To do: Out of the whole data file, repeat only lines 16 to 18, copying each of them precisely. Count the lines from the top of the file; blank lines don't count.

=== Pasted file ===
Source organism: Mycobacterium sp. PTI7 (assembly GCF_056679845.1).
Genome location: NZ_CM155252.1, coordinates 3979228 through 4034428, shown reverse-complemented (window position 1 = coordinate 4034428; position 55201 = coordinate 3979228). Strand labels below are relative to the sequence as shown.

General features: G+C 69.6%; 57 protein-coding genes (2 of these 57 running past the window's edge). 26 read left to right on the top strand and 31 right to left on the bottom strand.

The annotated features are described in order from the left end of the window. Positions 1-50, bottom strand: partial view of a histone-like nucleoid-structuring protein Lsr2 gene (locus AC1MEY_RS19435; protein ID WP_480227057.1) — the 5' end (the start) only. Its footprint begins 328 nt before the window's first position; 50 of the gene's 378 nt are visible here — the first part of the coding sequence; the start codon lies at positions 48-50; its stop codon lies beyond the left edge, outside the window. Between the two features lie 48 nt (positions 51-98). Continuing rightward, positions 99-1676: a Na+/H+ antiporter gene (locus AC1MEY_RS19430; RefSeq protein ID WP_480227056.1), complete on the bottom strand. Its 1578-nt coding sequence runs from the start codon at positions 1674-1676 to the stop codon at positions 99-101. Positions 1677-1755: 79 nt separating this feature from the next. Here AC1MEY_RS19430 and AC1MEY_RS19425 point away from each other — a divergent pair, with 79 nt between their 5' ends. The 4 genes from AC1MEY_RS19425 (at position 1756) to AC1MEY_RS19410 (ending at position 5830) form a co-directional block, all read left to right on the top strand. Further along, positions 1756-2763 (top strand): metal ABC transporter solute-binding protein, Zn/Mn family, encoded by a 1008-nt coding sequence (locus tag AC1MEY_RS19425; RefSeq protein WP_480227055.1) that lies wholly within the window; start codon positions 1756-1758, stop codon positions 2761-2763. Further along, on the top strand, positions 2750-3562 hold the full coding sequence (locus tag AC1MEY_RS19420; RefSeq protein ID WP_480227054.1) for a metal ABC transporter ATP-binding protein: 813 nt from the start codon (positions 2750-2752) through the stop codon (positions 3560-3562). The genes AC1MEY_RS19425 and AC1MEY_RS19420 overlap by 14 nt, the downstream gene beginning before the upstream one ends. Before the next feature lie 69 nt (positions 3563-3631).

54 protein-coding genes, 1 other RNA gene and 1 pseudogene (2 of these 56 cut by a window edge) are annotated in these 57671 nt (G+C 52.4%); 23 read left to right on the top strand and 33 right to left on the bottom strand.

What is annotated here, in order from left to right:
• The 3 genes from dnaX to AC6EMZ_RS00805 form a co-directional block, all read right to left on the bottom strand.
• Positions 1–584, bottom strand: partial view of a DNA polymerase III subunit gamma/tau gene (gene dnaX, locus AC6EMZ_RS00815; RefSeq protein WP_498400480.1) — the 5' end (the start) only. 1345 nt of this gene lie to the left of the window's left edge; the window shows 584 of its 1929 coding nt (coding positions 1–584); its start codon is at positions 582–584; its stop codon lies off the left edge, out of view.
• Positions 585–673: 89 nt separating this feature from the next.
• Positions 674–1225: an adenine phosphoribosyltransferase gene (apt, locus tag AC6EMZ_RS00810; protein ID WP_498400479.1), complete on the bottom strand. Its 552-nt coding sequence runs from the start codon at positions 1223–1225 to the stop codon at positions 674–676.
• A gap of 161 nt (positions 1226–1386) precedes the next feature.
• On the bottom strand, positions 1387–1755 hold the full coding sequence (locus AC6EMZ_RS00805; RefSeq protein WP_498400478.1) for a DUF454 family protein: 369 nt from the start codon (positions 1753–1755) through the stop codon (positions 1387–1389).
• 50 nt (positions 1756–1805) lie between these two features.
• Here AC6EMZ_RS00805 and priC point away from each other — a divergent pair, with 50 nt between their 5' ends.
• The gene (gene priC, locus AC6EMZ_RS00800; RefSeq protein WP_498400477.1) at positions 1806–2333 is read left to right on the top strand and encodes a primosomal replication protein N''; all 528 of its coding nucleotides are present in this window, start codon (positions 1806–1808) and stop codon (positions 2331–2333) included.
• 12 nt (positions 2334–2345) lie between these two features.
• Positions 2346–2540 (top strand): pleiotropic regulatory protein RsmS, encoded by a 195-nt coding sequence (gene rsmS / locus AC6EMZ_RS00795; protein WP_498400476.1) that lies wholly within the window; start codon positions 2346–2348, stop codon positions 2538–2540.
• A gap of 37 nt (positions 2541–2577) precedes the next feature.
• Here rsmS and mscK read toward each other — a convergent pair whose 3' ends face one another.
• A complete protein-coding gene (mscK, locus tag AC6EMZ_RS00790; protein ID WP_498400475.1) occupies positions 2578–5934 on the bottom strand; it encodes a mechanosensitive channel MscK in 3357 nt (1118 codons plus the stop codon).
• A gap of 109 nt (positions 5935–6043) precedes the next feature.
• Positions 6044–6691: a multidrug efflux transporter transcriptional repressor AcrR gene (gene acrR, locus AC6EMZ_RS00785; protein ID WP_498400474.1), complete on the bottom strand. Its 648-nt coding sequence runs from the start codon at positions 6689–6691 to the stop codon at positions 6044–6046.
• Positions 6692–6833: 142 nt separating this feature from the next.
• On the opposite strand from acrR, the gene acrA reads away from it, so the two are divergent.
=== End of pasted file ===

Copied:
• 12 nt (positions 2334–2345) lie between these two features.
• Positions 2346–2540 (top strand): pleiotropic regulatory protein RsmS, encoded by a 195-nt coding sequence (gene rsmS / locus AC6EMZ_RS00795; protein WP_498400476.1) that lies wholly within the window; start codon positions 2346–2348, stop codon positions 2538–2540.
• A gap of 37 nt (positions 2541–2577) precedes the next feature.